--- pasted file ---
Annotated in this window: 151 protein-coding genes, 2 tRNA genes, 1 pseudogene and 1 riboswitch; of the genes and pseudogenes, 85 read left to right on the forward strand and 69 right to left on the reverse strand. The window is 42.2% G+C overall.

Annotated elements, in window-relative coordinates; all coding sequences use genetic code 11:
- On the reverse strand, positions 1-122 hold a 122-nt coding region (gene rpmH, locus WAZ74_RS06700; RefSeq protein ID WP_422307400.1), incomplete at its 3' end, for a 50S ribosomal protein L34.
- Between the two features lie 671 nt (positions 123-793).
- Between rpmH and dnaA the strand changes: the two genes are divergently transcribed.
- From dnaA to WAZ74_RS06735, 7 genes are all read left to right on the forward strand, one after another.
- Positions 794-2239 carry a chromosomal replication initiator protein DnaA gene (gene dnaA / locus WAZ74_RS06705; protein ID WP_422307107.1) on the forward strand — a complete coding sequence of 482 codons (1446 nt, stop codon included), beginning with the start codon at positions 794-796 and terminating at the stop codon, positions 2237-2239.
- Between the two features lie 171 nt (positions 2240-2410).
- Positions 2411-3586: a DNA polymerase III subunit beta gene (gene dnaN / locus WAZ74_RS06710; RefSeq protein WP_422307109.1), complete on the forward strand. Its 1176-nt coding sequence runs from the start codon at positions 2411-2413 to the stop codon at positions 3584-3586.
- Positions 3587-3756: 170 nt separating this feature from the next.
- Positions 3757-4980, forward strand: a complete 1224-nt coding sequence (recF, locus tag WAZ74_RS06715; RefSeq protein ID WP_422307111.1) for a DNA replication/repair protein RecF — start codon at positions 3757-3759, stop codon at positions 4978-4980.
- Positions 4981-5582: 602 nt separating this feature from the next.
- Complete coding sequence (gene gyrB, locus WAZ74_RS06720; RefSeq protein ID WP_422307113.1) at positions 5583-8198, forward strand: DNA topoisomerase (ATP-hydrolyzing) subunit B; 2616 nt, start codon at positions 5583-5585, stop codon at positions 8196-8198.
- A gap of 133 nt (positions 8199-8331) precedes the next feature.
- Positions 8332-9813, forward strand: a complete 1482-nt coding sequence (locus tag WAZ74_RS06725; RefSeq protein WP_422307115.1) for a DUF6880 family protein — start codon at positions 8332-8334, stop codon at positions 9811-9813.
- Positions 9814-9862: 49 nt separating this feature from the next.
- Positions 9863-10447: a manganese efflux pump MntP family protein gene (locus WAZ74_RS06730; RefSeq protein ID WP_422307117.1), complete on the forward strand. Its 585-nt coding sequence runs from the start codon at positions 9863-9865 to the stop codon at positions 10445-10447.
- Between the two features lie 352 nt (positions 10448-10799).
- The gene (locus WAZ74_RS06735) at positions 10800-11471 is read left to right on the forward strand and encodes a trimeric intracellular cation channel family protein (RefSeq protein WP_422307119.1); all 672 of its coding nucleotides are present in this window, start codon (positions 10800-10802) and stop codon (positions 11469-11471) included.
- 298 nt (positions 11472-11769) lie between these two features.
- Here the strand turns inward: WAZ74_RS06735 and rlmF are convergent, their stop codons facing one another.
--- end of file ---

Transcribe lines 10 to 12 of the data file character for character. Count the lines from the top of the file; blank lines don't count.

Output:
- Positions 3587-3756: 170 nt separating this feature from the next.
- Positions 3757-4980, forward strand: a complete 1224-nt coding sequence (recF, locus tag WAZ74_RS06715; RefSeq protein ID WP_422307111.1) for a DNA replication/repair protein RecF — start codon at positions 3757-3759, stop codon at positions 4978-4980.
- Positions 4981-5582: 602 nt separating this feature from the next.